[ux_latest_products columns=”4″ title=”Check our Latest products!”]
Does titling your book bug you? Do you have problems conjuring titles for your books?
Titles can be woes or wows, depending on your mindset.
Over the years I’ve heard such complaints from scores of authors. Their struggles are intriguing. Most of my books are titles in my mind before the first character takes a breath on the page. (Maybe authors like me are aliens.) “You begin a book idea with a title? Ridiculous!” Sorry, that’s the way it works for me.
If you’re one of the thousands having trouble with titles, what can you do to make it less troublesome? Let’s begin by saying you already completed your manuscript. If true, then you have a clear idea in your head what your book is about. Right? If you don’t, if you can’t synopsize your book in the briefest terms, then you’ve got a bigger problem. You’re not fine-tuned with what you’ve written.
The best titles are rendered in one, two or three words. Wordy titles are not often memorable. There are rare exceptions, of course. “Writing the Breakout Novel by Donald Maass comes to mind. He used a four-word title and the book is a must read for all authors. Another exception is a little booklet (shirt pocket size) with a BIG title. “A Layman’s Guide to Managing Fear” by Stanley Popovich. It’s subtitle is “Using Psychology, Christianity and Non-resistant Methods.”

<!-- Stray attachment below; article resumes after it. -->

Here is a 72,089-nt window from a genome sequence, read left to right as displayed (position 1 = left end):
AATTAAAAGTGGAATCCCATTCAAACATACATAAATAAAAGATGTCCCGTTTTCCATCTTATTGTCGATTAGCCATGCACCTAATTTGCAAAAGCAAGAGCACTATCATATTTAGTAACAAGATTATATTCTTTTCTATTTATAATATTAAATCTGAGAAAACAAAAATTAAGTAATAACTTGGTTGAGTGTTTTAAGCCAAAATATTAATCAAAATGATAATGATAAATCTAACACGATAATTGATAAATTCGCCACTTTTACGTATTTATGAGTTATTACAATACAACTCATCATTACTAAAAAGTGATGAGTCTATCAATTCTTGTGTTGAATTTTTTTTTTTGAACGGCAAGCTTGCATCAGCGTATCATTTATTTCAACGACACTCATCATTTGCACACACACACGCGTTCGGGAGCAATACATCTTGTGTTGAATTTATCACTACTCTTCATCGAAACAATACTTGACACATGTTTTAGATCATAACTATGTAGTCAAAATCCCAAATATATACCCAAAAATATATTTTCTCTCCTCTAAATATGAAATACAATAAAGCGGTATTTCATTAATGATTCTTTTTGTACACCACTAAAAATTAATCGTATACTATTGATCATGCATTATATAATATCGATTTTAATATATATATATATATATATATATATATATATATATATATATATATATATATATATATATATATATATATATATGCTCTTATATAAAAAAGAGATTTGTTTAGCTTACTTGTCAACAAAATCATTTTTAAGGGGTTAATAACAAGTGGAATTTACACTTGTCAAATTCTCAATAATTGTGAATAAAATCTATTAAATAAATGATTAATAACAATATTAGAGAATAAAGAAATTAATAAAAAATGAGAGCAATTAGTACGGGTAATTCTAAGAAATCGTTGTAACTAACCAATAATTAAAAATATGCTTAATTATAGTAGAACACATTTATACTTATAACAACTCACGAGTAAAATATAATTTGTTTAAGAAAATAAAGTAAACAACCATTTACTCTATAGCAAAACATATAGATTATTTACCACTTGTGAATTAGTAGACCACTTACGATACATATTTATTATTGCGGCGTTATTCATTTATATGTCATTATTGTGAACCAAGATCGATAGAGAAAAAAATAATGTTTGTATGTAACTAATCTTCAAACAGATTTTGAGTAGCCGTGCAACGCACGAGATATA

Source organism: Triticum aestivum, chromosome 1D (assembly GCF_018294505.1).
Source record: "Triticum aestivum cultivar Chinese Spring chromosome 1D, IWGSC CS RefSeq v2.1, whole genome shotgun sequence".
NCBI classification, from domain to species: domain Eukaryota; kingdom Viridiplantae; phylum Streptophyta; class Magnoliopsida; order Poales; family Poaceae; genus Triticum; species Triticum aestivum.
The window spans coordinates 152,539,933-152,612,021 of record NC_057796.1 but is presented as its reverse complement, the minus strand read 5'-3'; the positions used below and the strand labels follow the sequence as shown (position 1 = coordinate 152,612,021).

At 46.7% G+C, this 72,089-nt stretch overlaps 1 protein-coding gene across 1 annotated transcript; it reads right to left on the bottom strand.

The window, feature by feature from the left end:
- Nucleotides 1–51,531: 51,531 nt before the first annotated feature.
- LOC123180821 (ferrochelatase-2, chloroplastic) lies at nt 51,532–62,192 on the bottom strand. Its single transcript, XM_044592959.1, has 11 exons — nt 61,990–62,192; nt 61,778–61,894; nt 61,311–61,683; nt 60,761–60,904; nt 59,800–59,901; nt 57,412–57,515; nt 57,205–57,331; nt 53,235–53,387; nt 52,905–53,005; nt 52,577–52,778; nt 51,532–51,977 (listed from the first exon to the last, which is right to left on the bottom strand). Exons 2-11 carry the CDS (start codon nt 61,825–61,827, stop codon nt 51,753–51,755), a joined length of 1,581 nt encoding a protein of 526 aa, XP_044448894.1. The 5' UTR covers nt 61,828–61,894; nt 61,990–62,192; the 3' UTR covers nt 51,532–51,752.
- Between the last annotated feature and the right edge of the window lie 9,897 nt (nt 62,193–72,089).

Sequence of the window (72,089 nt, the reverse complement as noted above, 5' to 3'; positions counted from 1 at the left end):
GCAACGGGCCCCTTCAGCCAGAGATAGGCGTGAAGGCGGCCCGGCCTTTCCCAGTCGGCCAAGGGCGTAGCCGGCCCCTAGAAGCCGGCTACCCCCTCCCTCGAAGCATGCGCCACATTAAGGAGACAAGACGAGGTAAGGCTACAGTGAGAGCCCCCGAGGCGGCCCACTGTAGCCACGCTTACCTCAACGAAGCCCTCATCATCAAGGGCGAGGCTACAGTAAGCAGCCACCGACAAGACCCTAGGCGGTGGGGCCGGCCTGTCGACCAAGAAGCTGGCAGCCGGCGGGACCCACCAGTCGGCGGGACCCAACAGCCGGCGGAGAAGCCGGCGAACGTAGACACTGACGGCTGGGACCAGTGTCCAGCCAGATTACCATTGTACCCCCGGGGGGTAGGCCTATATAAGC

I can’t always follow this wise edict in my own book titles, but the challenge is to try.
If you must convey more than a word or two, consider adding a subtitle.
Here are some titles that remain memorable to many readers.
In the above examples, it’s easy to understand why such titles stick in our minds. They make perfect sense with the stories they portray. A title isn’t a title for the heck of it. Titles should mean something pertinent to our theme or main character. Now forgive me for using some of my own examples.
Authors, ask yourself what is the gut/heart of your book? What one, two or three words exemplifies the meaning of your story? Can you identify the essence of your book in one word or two? Is a word like The really necessary? Dig for that gold. It’s there.
write by Issac